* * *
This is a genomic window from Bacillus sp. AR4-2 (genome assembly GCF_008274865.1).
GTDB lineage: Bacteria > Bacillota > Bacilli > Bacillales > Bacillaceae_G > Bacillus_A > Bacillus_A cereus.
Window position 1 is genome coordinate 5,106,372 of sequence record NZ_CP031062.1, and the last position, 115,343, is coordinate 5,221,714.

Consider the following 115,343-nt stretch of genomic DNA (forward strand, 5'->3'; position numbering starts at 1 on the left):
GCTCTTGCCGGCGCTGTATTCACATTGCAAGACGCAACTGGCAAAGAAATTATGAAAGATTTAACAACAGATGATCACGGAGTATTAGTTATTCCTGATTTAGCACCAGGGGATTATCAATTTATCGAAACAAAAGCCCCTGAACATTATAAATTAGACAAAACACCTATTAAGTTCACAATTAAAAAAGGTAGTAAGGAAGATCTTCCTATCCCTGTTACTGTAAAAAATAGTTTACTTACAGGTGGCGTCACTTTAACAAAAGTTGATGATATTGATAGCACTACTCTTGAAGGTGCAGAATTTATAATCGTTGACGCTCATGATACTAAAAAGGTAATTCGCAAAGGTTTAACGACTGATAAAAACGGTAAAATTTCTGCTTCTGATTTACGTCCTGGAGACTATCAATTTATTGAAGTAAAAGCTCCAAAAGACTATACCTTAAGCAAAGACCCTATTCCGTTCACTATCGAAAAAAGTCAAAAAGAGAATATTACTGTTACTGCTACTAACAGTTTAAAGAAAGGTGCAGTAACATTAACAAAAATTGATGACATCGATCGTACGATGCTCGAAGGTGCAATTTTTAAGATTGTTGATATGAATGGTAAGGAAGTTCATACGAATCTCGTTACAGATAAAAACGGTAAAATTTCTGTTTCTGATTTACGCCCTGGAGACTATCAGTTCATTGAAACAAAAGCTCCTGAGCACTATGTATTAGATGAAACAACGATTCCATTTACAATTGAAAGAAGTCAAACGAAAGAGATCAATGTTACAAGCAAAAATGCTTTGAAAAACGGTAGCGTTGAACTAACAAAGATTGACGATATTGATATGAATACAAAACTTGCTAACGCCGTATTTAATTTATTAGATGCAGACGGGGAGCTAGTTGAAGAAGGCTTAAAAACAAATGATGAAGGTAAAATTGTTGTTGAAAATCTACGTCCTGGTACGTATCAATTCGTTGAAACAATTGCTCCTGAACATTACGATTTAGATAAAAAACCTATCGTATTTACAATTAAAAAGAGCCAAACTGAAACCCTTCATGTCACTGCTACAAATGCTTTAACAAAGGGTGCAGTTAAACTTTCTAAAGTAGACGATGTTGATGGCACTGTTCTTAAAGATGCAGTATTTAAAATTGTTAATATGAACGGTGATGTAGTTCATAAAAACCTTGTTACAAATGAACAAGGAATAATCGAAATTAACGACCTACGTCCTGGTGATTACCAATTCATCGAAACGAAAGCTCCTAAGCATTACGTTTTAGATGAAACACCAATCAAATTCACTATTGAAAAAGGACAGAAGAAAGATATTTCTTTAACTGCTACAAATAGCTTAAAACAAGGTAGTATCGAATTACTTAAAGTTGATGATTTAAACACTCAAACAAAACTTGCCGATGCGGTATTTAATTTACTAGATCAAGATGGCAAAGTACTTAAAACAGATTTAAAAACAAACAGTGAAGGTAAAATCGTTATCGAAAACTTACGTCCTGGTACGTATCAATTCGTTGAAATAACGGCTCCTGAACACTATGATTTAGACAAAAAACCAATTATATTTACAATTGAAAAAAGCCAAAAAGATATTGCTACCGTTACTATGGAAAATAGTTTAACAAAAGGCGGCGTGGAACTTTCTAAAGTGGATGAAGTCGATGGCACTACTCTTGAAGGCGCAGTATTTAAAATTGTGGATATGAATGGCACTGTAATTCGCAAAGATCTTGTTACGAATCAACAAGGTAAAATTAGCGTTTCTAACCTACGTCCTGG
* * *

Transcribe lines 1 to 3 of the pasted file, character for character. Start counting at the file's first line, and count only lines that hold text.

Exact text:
This is a genomic window from Bacillus sp. AR4-2 (genome assembly GCF_008274865.1).
GTDB lineage: Bacteria > Bacillota > Bacilli > Bacillales > Bacillaceae_G > Bacillus_A > Bacillus_A cereus.
Window position 1 is genome coordinate 5,106,372 of sequence record NZ_CP031062.1, and the last position, 115,343, is coordinate 5,221,714.